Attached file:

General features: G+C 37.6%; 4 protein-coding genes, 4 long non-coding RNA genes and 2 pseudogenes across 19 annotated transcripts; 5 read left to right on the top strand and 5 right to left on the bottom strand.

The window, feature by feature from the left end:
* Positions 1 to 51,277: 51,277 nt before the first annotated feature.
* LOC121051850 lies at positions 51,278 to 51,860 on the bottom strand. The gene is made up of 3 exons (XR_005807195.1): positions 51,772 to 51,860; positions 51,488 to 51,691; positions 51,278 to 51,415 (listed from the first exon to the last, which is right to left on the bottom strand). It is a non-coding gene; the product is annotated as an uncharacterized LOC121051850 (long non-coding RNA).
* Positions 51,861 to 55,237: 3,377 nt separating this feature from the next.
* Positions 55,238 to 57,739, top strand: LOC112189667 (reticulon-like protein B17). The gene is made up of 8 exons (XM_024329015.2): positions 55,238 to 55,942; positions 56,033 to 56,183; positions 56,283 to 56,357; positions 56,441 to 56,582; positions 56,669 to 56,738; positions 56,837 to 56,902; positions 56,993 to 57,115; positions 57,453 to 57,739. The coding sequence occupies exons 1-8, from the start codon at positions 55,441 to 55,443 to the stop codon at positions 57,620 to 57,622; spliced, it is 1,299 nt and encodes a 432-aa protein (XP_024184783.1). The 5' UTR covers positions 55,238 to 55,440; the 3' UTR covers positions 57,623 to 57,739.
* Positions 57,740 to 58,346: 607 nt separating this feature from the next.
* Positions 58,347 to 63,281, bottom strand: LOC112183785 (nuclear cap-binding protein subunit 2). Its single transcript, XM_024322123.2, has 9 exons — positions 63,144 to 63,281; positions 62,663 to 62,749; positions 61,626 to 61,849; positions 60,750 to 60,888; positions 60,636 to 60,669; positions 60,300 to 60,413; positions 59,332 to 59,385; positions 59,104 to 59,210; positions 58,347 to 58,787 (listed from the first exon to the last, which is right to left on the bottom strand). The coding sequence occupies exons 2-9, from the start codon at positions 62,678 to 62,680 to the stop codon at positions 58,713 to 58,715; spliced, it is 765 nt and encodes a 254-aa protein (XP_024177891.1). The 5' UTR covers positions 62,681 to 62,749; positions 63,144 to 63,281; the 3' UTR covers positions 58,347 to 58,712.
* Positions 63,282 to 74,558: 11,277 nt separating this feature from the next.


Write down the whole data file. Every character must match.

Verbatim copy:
General features: G+C 37.6%; 4 protein-coding genes, 4 long non-coding RNA genes and 2 pseudogenes across 19 annotated transcripts; 5 read left to right on the top strand and 5 right to left on the bottom strand.

The window, feature by feature from the left end:
* Positions 1 to 51,277: 51,277 nt before the first annotated feature.
* LOC121051850 lies at positions 51,278 to 51,860 on the bottom strand. The gene is made up of 3 exons (XR_005807195.1): positions 51,772 to 51,860; positions 51,488 to 51,691; positions 51,278 to 51,415 (listed from the first exon to the last, which is right to left on the bottom strand). It is a non-coding gene; the product is annotated as an uncharacterized LOC121051850 (long non-coding RNA).
* Positions 51,861 to 55,237: 3,377 nt separating this feature from the next.
* Positions 55,238 to 57,739, top strand: LOC112189667 (reticulon-like protein B17). The gene is made up of 8 exons (XM_024329015.2): positions 55,238 to 55,942; positions 56,033 to 56,183; positions 56,283 to 56,357; positions 56,441 to 56,582; positions 56,669 to 56,738; positions 56,837 to 56,902; positions 56,993 to 57,115; positions 57,453 to 57,739. The coding sequence occupies exons 1-8, from the start codon at positions 55,441 to 55,443 to the stop codon at positions 57,620 to 57,622; spliced, it is 1,299 nt and encodes a 432-aa protein (XP_024184783.1). The 5' UTR covers positions 55,238 to 55,440; the 3' UTR covers positions 57,623 to 57,739.
* Positions 57,740 to 58,346: 607 nt separating this feature from the next.
* Positions 58,347 to 63,281, bottom strand: LOC112183785 (nuclear cap-binding protein subunit 2). Its single transcript, XM_024322123.2, has 9 exons — positions 63,144 to 63,281; positions 62,663 to 62,749; positions 61,626 to 61,849; positions 60,750 to 60,888; positions 60,636 to 60,669; positions 60,300 to 60,413; positions 59,332 to 59,385; positions 59,104 to 59,210; positions 58,347 to 58,787 (listed from the first exon to the last, which is right to left on the bottom strand). The coding sequence occupies exons 2-9, from the start codon at positions 62,678 to 62,680 to the stop codon at positions 58,713 to 58,715; spliced, it is 765 nt and encodes a 254-aa protein (XP_024177891.1). The 5' UTR covers positions 62,681 to 62,749; positions 63,144 to 63,281; the 3' UTR covers positions 58,347 to 58,712.
* Positions 63,282 to 74,558: 11,277 nt separating this feature from the next.